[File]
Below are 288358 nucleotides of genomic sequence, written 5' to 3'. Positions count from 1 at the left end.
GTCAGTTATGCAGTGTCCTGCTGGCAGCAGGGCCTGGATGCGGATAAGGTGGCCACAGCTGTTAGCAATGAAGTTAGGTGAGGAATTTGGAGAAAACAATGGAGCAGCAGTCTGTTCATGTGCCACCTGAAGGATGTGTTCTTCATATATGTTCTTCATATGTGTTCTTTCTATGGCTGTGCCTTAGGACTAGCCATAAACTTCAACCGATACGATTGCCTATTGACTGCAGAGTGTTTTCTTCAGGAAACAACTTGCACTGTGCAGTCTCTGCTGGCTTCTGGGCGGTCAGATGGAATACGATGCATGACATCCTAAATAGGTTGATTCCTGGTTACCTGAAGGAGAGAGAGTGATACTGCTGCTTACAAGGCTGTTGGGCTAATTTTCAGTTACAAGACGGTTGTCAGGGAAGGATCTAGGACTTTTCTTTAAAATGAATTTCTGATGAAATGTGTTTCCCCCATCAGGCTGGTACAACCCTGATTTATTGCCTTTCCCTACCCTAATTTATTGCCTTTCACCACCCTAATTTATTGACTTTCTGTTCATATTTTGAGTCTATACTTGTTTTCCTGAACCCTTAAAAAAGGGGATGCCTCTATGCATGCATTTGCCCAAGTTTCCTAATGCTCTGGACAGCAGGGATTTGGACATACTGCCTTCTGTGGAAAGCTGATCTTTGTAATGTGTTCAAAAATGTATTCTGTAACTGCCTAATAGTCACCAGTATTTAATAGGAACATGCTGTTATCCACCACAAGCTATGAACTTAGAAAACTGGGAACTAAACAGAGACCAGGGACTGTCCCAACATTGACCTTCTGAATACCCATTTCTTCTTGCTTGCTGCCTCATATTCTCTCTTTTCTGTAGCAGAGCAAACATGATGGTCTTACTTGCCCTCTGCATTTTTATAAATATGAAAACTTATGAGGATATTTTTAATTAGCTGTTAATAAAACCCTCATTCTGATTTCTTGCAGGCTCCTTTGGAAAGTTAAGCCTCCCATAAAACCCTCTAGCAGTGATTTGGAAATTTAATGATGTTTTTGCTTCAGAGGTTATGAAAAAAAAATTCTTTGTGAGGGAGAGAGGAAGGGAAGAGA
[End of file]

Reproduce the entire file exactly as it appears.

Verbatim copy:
Below are 288358 nucleotides of genomic sequence, written 5' to 3'. Positions count from 1 at the left end.
GTCAGTTATGCAGTGTCCTGCTGGCAGCAGGGCCTGGATGCGGATAAGGTGGCCACAGCTGTTAGCAATGAAGTTAGGTGAGGAATTTGGAGAAAACAATGGAGCAGCAGTCTGTTCATGTGCCACCTGAAGGATGTGTTCTTCATATATGTTCTTCATATGTGTTCTTTCTATGGCTGTGCCTTAGGACTAGCCATAAACTTCAACCGATACGATTGCCTATTGACTGCAGAGTGTTTTCTTCAGGAAACAACTTGCACTGTGCAGTCTCTGCTGGCTTCTGGGCGGTCAGATGGAATACGATGCATGACATCCTAAATAGGTTGATTCCTGGTTACCTGAAGGAGAGAGAGTGATACTGCTGCTTACAAGGCTGTTGGGCTAATTTTCAGTTACAAGACGGTTGTCAGGGAAGGATCTAGGACTTTTCTTTAAAATGAATTTCTGATGAAATGTGTTTCCCCCATCAGGCTGGTACAACCCTGATTTATTGCCTTTCCCTACCCTAATTTATTGCCTTTCACCACCCTAATTTATTGACTTTCTGTTCATATTTTGAGTCTATACTTGTTTTCCTGAACCCTTAAAAAAGGGGATGCCTCTATGCATGCATTTGCCCAAGTTTCCTAATGCTCTGGACAGCAGGGATTTGGACATACTGCCTTCTGTGGAAAGCTGATCTTTGTAATGTGTTCAAAAATGTATTCTGTAACTGCCTAATAGTCACCAGTATTTAATAGGAACATGCTGTTATCCACCACAAGCTATGAACTTAGAAAACTGGGAACTAAACAGAGACCAGGGACTGTCCCAACATTGACCTTCTGAATACCCATTTCTTCTTGCTTGCTGCCTCATATTCTCTCTTTTCTGTAGCAGAGCAAACATGATGGTCTTACTTGCCCTCTGCATTTTTATAAATATGAAAACTTATGAGGATATTTTTAATTAGCTGTTAATAAAACCCTCATTCTGATTTCTTGCAGGCTCCTTTGGAAAGTTAAGCCTCCCATAAAACCCTCTAGCAGTGATTTGGAAATTTAATGATGTTTTTGCTTCAGAGGTTATGAAAAAAAAATTCTTTGTGAGGGAGAGAGGAAGGGAAGAGA